Boeing to Restart Aircraft Production Near Seattle Next Week
Boeing today announced that it will resume all commercial-airplane production operations at its Puget Sound-region facilities, beginning the week of April 20, implementing a phased approach. The major aircraft manufacturer temporarily shut down its facilities last month amid the escalating COVID-19 pandemic, impacting over 70,000 employees.
As CNBC pointed out, the closure was intended to allow the company to develop and institute new health-and-safety protocols to protect its workforce against coronavirus transmission. Adhering to the guidance of state and federal health authorities, Boeing has now implemented extra precautions and instituted comprehensive procedures at all of its sites to help prevent the possible spread of contagion.
“The health and safety of our employees, their families and communities is our shared priority,” Stan Deal, president and CEO of Boeing Commercial Airplanes, and senior executive in the Pacific Northwest, said in a statement. “This phased approach ensures we have a reliable supply base, our personal protective equipment is readily available and we have all of the necessary safety measures in place to resume essential work for our customers.”
Approximately 27,000 Boeing workers in the Puget Sound area will return to production of its 747, 767, 777 and 787 models, supporting “critical global transportation infrastructure, cargo services, and national defense and security missions.” The 737 program will also resume its efforts to restart production of the 737 MAX.
Puget Sound employees on the 737, 747, 767 and 777 programs will be welcomed back as early as third shift on Monday, April 20, with most returning to work by April 21. Those working on the 787 program will return as soon as third shift on April 23, with most returning to work by April 24.
New company protocols at its re-opened plants reinforce enhanced cleaning protocols, employee health considerations and physical distancing measures.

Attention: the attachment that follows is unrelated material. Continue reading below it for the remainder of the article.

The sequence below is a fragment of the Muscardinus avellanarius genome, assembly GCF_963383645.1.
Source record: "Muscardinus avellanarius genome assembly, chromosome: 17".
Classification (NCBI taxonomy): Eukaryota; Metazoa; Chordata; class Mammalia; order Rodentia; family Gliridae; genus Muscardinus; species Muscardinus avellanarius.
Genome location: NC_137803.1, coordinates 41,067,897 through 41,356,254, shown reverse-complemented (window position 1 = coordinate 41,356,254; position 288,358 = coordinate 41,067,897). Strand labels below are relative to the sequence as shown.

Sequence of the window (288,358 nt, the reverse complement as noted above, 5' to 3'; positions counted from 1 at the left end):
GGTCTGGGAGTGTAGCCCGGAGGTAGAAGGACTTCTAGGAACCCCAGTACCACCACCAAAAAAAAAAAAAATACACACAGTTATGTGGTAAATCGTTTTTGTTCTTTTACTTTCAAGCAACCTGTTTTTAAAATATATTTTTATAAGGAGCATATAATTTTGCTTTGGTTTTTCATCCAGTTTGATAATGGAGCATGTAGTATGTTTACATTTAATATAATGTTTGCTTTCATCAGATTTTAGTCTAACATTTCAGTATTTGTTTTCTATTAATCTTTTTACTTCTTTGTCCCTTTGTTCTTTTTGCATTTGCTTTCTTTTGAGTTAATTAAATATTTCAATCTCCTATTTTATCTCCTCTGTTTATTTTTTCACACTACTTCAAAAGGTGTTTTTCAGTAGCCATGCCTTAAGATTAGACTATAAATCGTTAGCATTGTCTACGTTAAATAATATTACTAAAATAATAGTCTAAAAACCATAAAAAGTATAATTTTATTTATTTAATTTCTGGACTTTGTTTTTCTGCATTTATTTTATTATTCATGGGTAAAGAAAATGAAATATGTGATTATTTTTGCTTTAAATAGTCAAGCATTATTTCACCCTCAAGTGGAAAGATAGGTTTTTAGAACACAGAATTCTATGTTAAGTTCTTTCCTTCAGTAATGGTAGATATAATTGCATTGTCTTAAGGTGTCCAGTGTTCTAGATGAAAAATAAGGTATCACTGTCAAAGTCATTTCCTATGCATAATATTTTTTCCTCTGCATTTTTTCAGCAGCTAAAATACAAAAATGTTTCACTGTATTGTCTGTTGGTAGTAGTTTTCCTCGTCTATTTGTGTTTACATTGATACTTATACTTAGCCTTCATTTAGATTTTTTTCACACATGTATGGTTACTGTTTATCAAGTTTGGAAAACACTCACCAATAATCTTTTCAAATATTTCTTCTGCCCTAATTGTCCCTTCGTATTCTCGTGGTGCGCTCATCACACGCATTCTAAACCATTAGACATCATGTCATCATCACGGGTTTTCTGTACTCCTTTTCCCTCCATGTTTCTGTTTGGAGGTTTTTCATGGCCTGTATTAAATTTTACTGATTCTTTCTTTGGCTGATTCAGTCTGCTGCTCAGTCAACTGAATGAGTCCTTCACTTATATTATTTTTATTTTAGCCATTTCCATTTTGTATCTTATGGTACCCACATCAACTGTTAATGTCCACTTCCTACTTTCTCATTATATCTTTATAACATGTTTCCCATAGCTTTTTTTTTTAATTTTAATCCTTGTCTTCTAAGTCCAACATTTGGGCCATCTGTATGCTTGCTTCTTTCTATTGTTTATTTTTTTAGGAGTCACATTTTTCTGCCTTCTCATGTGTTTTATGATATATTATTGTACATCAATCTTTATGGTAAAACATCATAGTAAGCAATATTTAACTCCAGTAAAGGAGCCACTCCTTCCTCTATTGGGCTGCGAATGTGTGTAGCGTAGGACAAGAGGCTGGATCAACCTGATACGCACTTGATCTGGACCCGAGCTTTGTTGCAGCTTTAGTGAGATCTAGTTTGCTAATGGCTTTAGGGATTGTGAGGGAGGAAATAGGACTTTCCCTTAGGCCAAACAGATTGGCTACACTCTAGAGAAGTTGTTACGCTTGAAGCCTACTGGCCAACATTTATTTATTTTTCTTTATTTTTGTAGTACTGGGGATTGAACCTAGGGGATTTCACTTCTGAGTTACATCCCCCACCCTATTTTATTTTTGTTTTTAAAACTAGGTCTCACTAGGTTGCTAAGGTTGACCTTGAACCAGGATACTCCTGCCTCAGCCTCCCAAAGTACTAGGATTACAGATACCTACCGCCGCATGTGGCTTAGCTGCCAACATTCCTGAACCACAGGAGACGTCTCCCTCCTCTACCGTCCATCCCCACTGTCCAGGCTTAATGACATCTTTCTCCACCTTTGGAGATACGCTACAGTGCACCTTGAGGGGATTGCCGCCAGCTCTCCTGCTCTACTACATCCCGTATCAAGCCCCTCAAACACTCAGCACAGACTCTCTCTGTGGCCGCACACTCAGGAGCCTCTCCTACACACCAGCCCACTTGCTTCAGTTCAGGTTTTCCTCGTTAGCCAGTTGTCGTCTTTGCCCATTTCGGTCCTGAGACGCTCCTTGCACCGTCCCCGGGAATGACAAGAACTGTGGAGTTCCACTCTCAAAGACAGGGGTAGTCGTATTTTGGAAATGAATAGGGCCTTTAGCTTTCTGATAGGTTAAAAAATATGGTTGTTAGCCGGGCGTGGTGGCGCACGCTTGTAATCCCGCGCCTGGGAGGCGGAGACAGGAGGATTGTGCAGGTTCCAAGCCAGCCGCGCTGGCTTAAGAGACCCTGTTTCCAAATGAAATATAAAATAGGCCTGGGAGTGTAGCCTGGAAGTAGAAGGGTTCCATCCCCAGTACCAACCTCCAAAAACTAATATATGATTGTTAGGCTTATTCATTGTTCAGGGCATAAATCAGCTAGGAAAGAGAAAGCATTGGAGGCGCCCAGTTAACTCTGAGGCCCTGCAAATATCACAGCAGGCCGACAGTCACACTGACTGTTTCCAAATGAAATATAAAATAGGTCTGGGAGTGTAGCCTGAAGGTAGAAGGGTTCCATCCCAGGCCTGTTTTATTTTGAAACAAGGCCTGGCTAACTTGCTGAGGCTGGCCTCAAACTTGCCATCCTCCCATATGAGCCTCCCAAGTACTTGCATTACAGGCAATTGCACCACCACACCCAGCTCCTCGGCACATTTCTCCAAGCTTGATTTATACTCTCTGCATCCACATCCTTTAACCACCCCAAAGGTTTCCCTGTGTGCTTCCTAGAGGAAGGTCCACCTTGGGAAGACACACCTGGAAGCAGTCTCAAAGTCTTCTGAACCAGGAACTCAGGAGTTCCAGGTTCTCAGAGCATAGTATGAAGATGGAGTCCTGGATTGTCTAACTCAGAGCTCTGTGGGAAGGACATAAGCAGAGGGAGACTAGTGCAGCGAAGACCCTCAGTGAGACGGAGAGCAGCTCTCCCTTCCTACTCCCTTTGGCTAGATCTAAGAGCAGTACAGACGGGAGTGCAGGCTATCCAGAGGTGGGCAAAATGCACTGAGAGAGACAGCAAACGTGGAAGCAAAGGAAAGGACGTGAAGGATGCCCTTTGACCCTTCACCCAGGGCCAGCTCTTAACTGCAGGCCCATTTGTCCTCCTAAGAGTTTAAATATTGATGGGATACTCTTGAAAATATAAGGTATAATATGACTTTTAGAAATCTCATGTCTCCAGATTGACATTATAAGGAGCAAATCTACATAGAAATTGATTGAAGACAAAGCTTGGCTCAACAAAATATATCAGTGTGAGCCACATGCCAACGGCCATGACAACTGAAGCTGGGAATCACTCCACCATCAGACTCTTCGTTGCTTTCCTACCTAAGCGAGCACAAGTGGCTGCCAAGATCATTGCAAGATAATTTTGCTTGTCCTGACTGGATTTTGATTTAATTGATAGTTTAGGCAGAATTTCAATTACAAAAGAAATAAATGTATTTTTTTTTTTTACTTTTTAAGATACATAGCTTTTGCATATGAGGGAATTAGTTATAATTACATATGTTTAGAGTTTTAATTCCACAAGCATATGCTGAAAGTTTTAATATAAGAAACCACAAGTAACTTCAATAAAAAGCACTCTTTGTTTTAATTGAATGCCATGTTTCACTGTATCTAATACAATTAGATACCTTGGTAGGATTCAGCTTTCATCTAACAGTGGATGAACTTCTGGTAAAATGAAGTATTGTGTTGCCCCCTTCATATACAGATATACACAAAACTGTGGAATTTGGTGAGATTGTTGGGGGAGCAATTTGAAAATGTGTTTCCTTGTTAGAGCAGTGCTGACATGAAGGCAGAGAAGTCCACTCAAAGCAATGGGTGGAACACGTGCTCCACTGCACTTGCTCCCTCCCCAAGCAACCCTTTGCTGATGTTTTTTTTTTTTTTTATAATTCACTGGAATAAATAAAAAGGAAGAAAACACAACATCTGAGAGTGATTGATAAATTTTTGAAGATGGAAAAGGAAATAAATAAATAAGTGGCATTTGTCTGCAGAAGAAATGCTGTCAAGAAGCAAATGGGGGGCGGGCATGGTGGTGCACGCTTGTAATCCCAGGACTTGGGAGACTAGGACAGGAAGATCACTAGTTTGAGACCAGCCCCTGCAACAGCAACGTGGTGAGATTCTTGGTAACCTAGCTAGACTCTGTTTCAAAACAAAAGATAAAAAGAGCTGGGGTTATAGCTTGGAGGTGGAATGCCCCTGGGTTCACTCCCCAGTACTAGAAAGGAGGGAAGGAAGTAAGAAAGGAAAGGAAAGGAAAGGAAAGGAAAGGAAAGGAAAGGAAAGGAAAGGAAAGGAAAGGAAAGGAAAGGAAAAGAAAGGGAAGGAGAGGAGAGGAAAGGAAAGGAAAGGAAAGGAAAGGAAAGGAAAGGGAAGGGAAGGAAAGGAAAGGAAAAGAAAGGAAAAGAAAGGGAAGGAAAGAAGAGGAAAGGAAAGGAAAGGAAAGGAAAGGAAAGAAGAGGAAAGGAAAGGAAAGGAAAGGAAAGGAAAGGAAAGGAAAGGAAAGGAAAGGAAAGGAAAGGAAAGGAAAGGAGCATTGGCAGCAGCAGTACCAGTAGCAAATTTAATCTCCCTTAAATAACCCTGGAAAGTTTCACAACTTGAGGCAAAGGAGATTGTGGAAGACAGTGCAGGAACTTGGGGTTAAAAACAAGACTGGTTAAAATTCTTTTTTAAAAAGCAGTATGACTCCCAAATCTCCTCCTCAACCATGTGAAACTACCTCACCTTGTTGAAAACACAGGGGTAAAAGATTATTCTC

These practices include:
—Staggering shift start-times in order to reduce the flow of employees arriving and departing at any given time.
—Visual guides to create physical distance, such as prominent signage and floor markings.
—Washington-state sites will require face coverings for employees. They are strongly encouraged to bring in their own procedural mask or face covering, and those without their owns masks will be provided one.
—Required personal protective equipment (PPE) will be issued to those employees working in areas where physical distancing measures cannot be adequately maintained for an extended period.
—Employees are requested to perform self-health checks before coming to work and to stay at home if they are ill.
—Employee wellness checks are being conducted at the beginning of every shift, as well as voluntary temperature screenings at many manufacturing locations.
—Contact-tracing will be conducted when an employee tests positive for COVID-19 to reduce the risk to teammates.
—Transportation arrangements and layouts of common areas are being adjusted for physical distancing.
—Hand-washing stations in high-traffic areas and additional cleaning supplies are being made readily available.
—Employees who can effectively telecommute will continue to do so and virtual meetings will continue to be conducted.
For more information, visit boeing.com.
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